China's official PMI, which was released on Saturday and
measures activity in big factories, fell to an eight-month low in
February of 50.2 from 50.5 in January.
A reading above 50 indicates expansion.
is a key driver of China's growth, but the data may have been affected
by the Chinese New Year when many factories were shut and workers went
home in late January and early February.
for the official PMI survey were for a reading of 50.1, while the HSBC
reading came in as expected, marking the third straight monthly decline
and a seven-month low.
becoming clear the risks to GDP growth are tilting to the downside,"
Hongbin Qu, chief economist for China at HSBC, said in a statement.
calls for policy fine-tuning measures to stabilise market expectations
and steady the pace of growth in the coming quarters."
The index that measures new orders in big factories fell 0.4 percentage points to 50.5.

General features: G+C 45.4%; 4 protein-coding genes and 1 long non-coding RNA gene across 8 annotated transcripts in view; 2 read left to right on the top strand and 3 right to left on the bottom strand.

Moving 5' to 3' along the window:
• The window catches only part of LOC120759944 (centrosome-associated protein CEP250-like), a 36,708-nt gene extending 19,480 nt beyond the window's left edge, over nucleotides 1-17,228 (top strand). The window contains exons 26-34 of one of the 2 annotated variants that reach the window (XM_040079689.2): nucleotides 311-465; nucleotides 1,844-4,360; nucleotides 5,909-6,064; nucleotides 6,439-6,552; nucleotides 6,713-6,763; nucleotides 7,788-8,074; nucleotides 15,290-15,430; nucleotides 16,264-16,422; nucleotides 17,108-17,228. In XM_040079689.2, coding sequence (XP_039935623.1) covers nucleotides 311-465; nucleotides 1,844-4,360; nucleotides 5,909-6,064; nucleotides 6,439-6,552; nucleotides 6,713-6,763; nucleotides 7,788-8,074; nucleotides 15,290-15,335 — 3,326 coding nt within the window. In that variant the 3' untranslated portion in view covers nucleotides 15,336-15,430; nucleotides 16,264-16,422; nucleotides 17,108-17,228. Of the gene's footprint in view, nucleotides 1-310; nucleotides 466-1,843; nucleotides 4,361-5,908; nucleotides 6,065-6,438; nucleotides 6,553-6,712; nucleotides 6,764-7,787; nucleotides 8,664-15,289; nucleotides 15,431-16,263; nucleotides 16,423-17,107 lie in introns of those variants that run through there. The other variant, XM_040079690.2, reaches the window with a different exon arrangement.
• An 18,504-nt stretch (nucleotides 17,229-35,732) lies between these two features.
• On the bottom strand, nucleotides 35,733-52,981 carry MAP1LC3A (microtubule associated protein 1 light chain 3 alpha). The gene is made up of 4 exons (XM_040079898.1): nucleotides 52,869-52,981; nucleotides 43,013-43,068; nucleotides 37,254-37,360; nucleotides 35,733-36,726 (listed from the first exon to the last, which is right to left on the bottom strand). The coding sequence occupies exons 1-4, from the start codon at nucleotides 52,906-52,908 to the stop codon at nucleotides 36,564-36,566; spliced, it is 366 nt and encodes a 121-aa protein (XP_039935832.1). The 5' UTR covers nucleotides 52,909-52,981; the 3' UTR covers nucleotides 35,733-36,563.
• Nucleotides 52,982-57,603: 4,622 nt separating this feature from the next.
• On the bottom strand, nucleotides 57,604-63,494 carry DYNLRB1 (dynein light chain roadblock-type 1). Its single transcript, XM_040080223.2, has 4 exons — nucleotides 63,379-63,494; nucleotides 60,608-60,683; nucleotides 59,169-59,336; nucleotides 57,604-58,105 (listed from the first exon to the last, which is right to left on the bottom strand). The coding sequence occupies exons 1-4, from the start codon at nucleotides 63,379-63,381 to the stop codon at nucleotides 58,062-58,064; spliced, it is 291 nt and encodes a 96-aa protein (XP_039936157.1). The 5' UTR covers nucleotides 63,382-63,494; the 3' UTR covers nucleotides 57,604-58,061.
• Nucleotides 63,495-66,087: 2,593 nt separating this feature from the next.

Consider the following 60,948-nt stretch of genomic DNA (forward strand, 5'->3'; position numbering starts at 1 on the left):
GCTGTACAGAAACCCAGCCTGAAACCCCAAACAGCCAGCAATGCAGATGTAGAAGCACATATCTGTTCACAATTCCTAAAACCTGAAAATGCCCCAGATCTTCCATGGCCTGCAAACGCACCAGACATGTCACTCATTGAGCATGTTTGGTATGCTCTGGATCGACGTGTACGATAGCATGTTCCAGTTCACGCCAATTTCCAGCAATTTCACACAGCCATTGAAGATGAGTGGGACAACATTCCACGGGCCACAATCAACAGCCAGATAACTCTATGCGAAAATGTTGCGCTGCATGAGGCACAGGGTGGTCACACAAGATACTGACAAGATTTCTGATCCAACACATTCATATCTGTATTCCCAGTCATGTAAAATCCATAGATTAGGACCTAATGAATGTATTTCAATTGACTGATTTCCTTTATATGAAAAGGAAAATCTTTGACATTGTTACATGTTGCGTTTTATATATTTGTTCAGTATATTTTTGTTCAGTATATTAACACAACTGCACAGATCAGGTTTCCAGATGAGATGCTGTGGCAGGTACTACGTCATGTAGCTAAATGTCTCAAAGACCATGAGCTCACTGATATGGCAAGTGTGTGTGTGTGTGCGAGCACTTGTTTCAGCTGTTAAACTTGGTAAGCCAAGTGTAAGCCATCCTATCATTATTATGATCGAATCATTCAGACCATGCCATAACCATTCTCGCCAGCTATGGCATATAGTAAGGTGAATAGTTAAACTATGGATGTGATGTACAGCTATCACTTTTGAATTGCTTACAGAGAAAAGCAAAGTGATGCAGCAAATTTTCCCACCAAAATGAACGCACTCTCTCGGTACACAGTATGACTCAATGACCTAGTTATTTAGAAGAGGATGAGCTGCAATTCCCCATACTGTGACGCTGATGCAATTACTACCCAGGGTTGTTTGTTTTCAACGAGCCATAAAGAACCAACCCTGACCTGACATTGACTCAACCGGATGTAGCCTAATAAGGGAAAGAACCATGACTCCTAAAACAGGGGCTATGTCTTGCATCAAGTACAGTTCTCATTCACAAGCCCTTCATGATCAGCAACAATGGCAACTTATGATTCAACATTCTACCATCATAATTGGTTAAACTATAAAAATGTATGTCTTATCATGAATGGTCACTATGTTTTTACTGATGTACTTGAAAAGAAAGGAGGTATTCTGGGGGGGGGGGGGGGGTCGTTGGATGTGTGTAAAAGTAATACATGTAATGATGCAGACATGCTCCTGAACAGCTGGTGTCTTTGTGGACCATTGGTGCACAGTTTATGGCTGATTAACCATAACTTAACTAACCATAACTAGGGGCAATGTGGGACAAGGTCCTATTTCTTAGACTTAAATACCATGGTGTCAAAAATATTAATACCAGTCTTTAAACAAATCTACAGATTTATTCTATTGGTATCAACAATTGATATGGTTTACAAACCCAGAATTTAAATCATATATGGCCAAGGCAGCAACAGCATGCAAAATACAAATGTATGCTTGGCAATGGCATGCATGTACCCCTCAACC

employment sub-index in the HSBC survey also fell for a fourth straight
month to to 47.2 - its lowest level since early 2009.
The employment index is one of few that measures the job market on the Chinese mainland.
Despite the disappointing official PMI numbers, economists in China remained reasonably upbeat about the economic outlook .
from market demand and production in some industries, we expect
economic growth to remain steady in the future," said Zhang Liqun, an
economist at China's Development Research Centre, which helps compile
the official PMI data.
National People's Congress, which begins on Wednesday, should see an
official economic growth target announced for 2014.
Premier Li Keqiang is expected to stick with a target of 7.5% growth for this year.
In 2013, official data showed that China's economy grew by 7.7%, though many question these official numbers.